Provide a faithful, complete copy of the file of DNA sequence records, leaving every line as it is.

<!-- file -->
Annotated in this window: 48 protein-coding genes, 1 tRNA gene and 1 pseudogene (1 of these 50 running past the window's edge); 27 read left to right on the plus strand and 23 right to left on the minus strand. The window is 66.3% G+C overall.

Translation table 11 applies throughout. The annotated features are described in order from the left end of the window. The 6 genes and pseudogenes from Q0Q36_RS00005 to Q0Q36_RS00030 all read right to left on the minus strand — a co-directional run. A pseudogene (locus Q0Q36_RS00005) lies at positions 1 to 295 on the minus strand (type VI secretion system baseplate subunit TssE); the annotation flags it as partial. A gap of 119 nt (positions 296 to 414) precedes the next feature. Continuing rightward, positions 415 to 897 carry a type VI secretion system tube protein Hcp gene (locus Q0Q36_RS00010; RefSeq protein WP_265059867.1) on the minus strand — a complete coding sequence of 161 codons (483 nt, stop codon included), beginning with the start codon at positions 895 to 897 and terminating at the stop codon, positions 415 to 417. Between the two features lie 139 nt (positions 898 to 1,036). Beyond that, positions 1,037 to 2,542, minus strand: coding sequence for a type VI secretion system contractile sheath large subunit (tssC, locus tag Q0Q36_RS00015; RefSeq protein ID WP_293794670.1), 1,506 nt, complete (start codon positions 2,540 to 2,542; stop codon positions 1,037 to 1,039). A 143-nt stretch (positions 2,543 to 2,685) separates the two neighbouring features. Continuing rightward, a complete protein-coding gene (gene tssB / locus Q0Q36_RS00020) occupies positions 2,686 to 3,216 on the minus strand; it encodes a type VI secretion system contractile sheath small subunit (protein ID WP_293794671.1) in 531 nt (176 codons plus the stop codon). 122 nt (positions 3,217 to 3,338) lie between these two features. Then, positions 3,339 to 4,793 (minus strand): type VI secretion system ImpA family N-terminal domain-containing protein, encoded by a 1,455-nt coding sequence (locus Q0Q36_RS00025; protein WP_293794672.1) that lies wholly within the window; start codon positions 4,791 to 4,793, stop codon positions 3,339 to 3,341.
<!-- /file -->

Annotated in this window: 48 protein-coding genes, 1 tRNA gene and 1 pseudogene (1 of these 50 running past the window's edge); 27 read left to right on the plus strand and 23 right to left on the minus strand. The window is 66.3% G+C overall.

Translation table 11 applies throughout. The annotated features are described in order from the left end of the window. The 6 genes and pseudogenes from Q0Q36_RS00005 to Q0Q36_RS00030 all read right to left on the minus strand — a co-directional run. A pseudogene (locus Q0Q36_RS00005) lies at positions 1 to 295 on the minus strand (type VI secretion system baseplate subunit TssE); the annotation flags it as partial. A gap of 119 nt (positions 296 to 414) precedes the next feature. Continuing rightward, positions 415 to 897 carry a type VI secretion system tube protein Hcp gene (locus Q0Q36_RS00010; RefSeq protein WP_265059867.1) on the minus strand — a complete coding sequence of 161 codons (483 nt, stop codon included), beginning with the start codon at positions 895 to 897 and terminating at the stop codon, positions 415 to 417. Between the two features lie 139 nt (positions 898 to 1,036). Beyond that, positions 1,037 to 2,542, minus strand: coding sequence for a type VI secretion system contractile sheath large subunit (tssC, locus tag Q0Q36_RS00015; RefSeq protein ID WP_293794670.1), 1,506 nt, complete (start codon positions 2,540 to 2,542; stop codon positions 1,037 to 1,039). A 143-nt stretch (positions 2,543 to 2,685) separates the two neighbouring features. Continuing rightward, a complete protein-coding gene (gene tssB / locus Q0Q36_RS00020) occupies positions 2,686 to 3,216 on the minus strand; it encodes a type VI secretion system contractile sheath small subunit (protein ID WP_293794671.1) in 531 nt (176 codons plus the stop codon). 122 nt (positions 3,217 to 3,338) lie between these two features. Then, positions 3,339 to 4,793 (minus strand): type VI secretion system ImpA family N-terminal domain-containing protein, encoded by a 1,455-nt coding sequence (locus Q0Q36_RS00025; protein WP_293794672.1) that lies wholly within the window; start codon positions 4,791 to 4,793, stop codon positions 3,339 to 3,341.